Rhode Island is the most dangerous state for drivers age 65 and older, followed by Maine, Minnesota, New York and Idaho, according to a Caring.com report. New Mexico is the safest.
The study compared the number of people age 65 and older who were killed in car accidents with that age group’s share of the population in each state. In 43 states, seniors died in car crashes disproportionately to their share of the population.
What conclusions can be drawn from this information? According to Dayna Steele, Caring.com’s Chief Caring Expert and the author of Surviving Alzheimer’s with Friends, Facebook and a Really Big Glass of Wine?, it basically means that people need not be afraid to have the “you shouldn’t drive anymore” conversation with their older loved ones.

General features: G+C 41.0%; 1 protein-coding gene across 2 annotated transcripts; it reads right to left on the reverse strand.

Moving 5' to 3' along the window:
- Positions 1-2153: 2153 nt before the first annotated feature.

“I’m always shocked to hear adult children ― people in their 50s and 60s ― say they aren’t comfortable having that talk,” she told The Huffington Post. “It’s why we do studies like this: To give people a conversation opener.”
The logic behind the study findings is pretty simple, Steele told HuffPost. The 10 states deemed the most dangerous are all fairly densely populated while the 10 safest states all have more open spaces. “There is less to hit,” she said.
But there is something else as well. In nine of the 10 so-called safest states, there are rules requiring more frequent license renewals and retesting of older drivers. Where there is greater oversight, there are lower rates of fatalities behind the wheel.
“Just have that conversation,” Steele urges, “as hard as it is.”
To see the complete list of states, go here.